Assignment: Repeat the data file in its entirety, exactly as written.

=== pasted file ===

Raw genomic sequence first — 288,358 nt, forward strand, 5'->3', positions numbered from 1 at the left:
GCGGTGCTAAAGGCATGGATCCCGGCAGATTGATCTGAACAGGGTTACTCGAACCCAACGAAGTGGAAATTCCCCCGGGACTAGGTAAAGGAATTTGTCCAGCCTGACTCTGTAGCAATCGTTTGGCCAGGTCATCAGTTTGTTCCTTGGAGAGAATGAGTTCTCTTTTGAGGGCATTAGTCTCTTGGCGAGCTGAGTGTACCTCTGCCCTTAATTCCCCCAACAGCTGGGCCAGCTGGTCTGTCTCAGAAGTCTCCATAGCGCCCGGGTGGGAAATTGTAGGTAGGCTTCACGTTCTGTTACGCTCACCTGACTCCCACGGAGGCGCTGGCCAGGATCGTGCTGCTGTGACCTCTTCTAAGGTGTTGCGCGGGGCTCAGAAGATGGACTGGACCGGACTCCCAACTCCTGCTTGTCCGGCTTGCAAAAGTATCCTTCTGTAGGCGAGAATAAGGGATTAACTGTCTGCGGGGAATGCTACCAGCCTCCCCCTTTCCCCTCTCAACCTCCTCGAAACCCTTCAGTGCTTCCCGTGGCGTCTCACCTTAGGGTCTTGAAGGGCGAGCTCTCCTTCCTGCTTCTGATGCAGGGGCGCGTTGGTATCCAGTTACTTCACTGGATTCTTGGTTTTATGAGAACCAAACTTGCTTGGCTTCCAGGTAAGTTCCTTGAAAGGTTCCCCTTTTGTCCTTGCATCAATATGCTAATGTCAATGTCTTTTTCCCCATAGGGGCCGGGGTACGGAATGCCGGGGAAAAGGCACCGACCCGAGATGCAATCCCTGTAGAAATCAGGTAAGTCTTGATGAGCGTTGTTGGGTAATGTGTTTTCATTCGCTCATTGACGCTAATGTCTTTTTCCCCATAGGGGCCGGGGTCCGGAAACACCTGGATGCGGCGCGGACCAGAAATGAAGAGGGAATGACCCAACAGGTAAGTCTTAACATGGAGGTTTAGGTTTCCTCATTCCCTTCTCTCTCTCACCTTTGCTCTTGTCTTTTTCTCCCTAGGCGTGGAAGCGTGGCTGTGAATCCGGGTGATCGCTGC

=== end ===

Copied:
Raw genomic sequence first — 288,358 nt, forward strand, 5'->3', positions numbered from 1 at the left:
GCGGTGCTAAAGGCATGGATCCCGGCAGATTGATCTGAACAGGGTTACTCGAACCCAACGAAGTGGAAATTCCCCCGGGACTAGGTAAAGGAATTTGTCCAGCCTGACTCTGTAGCAATCGTTTGGCCAGGTCATCAGTTTGTTCCTTGGAGAGAATGAGTTCTCTTTTGAGGGCATTAGTCTCTTGGCGAGCTGAGTGTACCTCTGCCCTTAATTCCCCCAACAGCTGGGCCAGCTGGTCTGTCTCAGAAGTCTCCATAGCGCCCGGGTGGGAAATTGTAGGTAGGCTTCACGTTCTGTTACGCTCACCTGACTCCCACGGAGGCGCTGGCCAGGATCGTGCTGCTGTGACCTCTTCTAAGGTGTTGCGCGGGGCTCAGAAGATGGACTGGACCGGACTCCCAACTCCTGCTTGTCCGGCTTGCAAAAGTATCCTTCTGTAGGCGAGAATAAGGGATTAACTGTCTGCGGGGAATGCTACCAGCCTCCCCCTTTCCCCTCTCAACCTCCTCGAAACCCTTCAGTGCTTCCCGTGGCGTCTCACCTTAGGGTCTTGAAGGGCGAGCTCTCCTTCCTGCTTCTGATGCAGGGGCGCGTTGGTATCCAGTTACTTCACTGGATTCTTGGTTTTATGAGAACCAAACTTGCTTGGCTTCCAGGTAAGTTCCTTGAAAGGTTCCCCTTTTGTCCTTGCATCAATATGCTAATGTCAATGTCTTTTTCCCCATAGGGGCCGGGGTACGGAATGCCGGGGAAAAGGCACCGACCCGAGATGCAATCCCTGTAGAAATCAGGTAAGTCTTGATGAGCGTTGTTGGGTAATGTGTTTTCATTCGCTCATTGACGCTAATGTCTTTTTCCCCATAGGGGCCGGGGTCCGGAAACACCTGGATGCGGCGCGGACCAGAAATGAAGAGGGAATGACCCAACAGGTAAGTCTTAACATGGAGGTTTAGGTTTCCTCATTCCCTTCTCTCTCTCACCTTTGCTCTTGTCTTTTTCTCCCTAGGCGTGGAAGCGTGGCTGTGAATCCGGGTGATCGCTGC